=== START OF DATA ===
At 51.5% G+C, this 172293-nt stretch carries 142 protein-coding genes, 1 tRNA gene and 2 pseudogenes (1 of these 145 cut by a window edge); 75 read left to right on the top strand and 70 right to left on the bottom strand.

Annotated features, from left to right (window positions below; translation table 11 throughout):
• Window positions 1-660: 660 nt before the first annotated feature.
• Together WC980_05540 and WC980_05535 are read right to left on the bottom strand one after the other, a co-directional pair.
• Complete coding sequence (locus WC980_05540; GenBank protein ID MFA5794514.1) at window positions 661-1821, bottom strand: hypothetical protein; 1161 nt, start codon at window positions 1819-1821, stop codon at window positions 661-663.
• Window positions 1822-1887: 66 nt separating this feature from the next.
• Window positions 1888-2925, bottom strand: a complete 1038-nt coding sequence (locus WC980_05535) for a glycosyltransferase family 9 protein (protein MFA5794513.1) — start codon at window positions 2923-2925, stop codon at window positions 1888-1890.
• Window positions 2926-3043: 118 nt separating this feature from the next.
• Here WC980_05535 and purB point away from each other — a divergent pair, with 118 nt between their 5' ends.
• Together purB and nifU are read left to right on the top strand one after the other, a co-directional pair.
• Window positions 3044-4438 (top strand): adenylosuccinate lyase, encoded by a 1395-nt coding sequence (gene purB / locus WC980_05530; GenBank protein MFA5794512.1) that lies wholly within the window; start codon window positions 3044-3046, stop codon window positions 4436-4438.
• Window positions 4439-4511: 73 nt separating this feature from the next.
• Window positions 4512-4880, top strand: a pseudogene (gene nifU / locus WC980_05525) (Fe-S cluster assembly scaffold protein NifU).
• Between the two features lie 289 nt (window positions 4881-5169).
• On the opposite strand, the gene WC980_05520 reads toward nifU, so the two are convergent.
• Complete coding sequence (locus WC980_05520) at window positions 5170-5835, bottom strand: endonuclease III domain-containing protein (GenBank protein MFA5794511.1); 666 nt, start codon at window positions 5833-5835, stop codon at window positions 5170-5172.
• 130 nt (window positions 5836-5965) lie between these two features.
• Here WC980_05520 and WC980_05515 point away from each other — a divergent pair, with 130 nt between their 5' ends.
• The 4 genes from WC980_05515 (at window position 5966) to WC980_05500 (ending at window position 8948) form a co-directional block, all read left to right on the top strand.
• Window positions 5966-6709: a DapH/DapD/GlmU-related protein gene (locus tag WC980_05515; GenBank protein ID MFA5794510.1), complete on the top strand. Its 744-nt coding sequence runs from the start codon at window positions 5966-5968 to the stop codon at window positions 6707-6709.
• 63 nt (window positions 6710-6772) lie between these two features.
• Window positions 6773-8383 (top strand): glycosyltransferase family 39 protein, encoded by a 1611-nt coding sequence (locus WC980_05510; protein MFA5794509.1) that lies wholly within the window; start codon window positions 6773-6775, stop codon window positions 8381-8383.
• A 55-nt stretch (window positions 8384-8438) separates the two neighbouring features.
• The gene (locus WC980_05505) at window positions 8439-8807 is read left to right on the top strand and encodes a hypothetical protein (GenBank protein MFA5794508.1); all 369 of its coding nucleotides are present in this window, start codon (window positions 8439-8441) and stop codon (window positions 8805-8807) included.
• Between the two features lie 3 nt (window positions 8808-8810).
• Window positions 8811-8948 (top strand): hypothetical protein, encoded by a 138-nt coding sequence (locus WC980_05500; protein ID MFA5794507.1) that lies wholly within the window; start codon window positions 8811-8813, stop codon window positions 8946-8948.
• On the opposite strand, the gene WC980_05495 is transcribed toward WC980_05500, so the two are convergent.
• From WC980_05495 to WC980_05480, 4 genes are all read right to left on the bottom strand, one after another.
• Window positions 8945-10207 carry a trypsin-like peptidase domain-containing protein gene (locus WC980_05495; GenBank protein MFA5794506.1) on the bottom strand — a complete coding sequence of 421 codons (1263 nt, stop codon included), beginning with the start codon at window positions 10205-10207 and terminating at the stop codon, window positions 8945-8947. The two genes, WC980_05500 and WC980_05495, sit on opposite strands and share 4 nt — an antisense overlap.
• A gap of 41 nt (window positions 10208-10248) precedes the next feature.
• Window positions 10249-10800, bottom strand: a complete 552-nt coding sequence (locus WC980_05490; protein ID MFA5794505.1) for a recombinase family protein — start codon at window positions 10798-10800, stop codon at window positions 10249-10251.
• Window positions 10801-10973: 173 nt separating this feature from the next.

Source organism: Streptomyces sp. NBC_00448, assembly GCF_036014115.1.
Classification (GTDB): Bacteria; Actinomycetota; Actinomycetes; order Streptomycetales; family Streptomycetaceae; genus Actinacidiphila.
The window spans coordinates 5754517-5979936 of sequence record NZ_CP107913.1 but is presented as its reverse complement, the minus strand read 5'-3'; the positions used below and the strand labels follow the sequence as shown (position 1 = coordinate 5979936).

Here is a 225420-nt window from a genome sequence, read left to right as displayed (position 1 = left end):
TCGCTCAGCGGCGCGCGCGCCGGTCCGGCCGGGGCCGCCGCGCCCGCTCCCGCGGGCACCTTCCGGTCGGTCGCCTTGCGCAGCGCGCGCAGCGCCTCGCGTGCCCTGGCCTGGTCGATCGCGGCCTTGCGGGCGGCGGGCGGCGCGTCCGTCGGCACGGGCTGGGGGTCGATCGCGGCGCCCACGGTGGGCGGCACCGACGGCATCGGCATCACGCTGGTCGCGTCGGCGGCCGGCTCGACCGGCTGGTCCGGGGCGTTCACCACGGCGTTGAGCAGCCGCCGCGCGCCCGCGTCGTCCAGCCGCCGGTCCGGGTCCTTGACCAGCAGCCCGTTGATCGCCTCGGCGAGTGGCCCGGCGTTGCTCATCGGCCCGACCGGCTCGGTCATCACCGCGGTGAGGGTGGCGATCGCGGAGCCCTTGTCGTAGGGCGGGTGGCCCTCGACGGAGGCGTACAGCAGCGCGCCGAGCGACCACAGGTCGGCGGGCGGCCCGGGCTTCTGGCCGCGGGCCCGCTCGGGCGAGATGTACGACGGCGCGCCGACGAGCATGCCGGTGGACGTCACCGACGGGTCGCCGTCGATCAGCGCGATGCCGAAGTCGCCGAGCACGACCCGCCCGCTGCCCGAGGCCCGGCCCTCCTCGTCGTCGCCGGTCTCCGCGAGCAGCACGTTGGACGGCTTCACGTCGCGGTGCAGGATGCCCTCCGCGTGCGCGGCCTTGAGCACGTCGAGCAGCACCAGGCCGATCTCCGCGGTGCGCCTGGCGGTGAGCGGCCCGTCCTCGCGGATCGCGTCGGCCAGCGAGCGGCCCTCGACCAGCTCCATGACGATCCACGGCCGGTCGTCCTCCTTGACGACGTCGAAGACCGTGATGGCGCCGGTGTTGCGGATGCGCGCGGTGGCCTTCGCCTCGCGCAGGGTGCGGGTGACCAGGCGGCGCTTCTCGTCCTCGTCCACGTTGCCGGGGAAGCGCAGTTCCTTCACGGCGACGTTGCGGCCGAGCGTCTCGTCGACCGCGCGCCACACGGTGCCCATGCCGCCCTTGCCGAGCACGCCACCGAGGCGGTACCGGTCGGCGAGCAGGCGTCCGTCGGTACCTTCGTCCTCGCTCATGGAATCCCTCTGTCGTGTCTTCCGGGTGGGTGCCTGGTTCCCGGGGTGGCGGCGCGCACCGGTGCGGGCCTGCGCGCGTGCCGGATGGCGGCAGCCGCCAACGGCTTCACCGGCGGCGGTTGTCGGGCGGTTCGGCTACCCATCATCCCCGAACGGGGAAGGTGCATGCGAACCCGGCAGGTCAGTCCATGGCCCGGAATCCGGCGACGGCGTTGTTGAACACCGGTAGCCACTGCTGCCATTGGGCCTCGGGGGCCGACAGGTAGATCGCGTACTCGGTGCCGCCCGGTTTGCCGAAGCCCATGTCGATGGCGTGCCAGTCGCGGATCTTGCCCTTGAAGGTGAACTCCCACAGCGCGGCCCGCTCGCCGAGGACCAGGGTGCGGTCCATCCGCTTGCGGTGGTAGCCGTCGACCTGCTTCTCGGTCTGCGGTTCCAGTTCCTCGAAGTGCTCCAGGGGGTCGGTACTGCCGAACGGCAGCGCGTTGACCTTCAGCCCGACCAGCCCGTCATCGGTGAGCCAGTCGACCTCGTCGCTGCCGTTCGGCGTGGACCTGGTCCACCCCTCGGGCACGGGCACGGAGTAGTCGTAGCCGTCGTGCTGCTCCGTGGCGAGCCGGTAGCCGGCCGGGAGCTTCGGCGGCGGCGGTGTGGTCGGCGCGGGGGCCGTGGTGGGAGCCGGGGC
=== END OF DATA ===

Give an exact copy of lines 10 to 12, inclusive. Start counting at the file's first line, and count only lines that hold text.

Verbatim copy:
• Together purB and nifU are read left to right on the top strand one after the other, a co-directional pair.
• Window positions 3044-4438 (top strand): adenylosuccinate lyase, encoded by a 1395-nt coding sequence (gene purB / locus WC980_05530; GenBank protein MFA5794512.1) that lies wholly within the window; start codon window positions 3044-3046, stop codon window positions 4436-4438.
• Window positions 4439-4511: 73 nt separating this feature from the next.